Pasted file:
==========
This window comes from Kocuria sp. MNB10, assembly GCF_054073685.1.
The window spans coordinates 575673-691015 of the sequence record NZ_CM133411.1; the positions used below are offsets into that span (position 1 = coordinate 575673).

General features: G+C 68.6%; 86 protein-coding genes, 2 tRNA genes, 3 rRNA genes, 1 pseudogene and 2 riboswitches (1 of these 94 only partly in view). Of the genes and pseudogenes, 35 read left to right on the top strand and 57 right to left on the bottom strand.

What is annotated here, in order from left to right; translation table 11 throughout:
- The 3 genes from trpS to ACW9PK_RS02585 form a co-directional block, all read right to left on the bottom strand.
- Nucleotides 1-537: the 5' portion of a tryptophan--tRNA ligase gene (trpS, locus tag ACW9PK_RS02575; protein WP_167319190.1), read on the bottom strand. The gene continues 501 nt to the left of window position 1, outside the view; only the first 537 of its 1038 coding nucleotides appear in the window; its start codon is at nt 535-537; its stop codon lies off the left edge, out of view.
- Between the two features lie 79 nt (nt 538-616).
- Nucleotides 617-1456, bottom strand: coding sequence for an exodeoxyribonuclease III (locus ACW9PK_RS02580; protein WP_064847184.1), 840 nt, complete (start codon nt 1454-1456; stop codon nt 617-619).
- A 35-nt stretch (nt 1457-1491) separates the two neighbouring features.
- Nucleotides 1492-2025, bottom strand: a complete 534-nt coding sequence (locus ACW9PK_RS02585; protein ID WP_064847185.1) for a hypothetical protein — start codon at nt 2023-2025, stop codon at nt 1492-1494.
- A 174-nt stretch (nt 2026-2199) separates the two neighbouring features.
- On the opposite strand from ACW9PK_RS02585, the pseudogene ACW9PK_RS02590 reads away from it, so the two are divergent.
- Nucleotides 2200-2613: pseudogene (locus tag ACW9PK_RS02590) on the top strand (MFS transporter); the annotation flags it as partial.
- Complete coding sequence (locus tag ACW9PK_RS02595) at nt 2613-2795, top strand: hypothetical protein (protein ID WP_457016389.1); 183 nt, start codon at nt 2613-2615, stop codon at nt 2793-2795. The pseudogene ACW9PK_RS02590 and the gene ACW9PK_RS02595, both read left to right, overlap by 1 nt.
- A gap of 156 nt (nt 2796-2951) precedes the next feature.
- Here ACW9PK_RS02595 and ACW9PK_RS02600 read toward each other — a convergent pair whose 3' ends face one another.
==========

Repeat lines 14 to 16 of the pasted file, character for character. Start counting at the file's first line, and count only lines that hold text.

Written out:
- Complete coding sequence (locus tag ACW9PK_RS02595) at nt 2613-2795, top strand: hypothetical protein (protein ID WP_457016389.1); 183 nt, start codon at nt 2613-2615, stop codon at nt 2793-2795. The pseudogene ACW9PK_RS02590 and the gene ACW9PK_RS02595, both read left to right, overlap by 1 nt.
- A gap of 156 nt (nt 2796-2951) precedes the next feature.
- Here ACW9PK_RS02595 and ACW9PK_RS02600 read toward each other — a convergent pair whose 3' ends face one another.